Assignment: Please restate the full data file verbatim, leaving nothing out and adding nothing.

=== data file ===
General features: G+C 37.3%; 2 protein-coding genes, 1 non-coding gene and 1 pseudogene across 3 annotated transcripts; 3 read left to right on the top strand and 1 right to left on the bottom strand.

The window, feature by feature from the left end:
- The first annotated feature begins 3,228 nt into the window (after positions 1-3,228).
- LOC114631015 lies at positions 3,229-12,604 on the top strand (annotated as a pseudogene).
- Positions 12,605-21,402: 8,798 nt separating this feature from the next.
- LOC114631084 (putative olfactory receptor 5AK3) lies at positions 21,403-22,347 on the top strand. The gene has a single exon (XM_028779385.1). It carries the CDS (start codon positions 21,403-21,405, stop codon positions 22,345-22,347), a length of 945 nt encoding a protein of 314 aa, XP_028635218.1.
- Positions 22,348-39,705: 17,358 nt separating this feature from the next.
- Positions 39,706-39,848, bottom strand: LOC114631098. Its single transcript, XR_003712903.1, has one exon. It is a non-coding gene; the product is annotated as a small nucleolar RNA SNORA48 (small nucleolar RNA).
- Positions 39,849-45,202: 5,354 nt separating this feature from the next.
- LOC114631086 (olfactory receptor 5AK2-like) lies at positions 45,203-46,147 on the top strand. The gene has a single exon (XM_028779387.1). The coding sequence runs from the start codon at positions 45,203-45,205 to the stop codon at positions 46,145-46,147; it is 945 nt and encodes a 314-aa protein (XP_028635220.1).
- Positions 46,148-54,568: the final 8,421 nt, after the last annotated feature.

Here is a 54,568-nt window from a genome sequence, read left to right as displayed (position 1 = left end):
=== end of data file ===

General features: G+C 37.3%; 2 protein-coding genes, 1 non-coding gene and 1 pseudogene across 3 annotated transcripts; 3 read left to right on the top strand and 1 right to left on the bottom strand.

The window, feature by feature from the left end:
- The first annotated feature begins 3,228 nt into the window (after positions 1-3,228).
- LOC114631015 lies at positions 3,229-12,604 on the top strand (annotated as a pseudogene).
- Positions 12,605-21,402: 8,798 nt separating this feature from the next.
- LOC114631084 (putative olfactory receptor 5AK3) lies at positions 21,403-22,347 on the top strand. The gene has a single exon (XM_028779385.1). It carries the CDS (start codon positions 21,403-21,405, stop codon positions 22,345-22,347), a length of 945 nt encoding a protein of 314 aa, XP_028635218.1.
- Positions 22,348-39,705: 17,358 nt separating this feature from the next.
- Positions 39,706-39,848, bottom strand: LOC114631098. Its single transcript, XR_003712903.1, has one exon. It is a non-coding gene; the product is annotated as a small nucleolar RNA SNORA48 (small nucleolar RNA).
- Positions 39,849-45,202: 5,354 nt separating this feature from the next.
- LOC114631086 (olfactory receptor 5AK2-like) lies at positions 45,203-46,147 on the top strand. The gene has a single exon (XM_028779387.1). The coding sequence runs from the start codon at positions 45,203-45,205 to the stop codon at positions 46,145-46,147; it is 945 nt and encodes a 314-aa protein (XP_028635220.1).
- Positions 46,148-54,568: the final 8,421 nt, after the last annotated feature.

Here is a 54,568-nt window from a genome sequence, read left to right as displayed (position 1 = left end):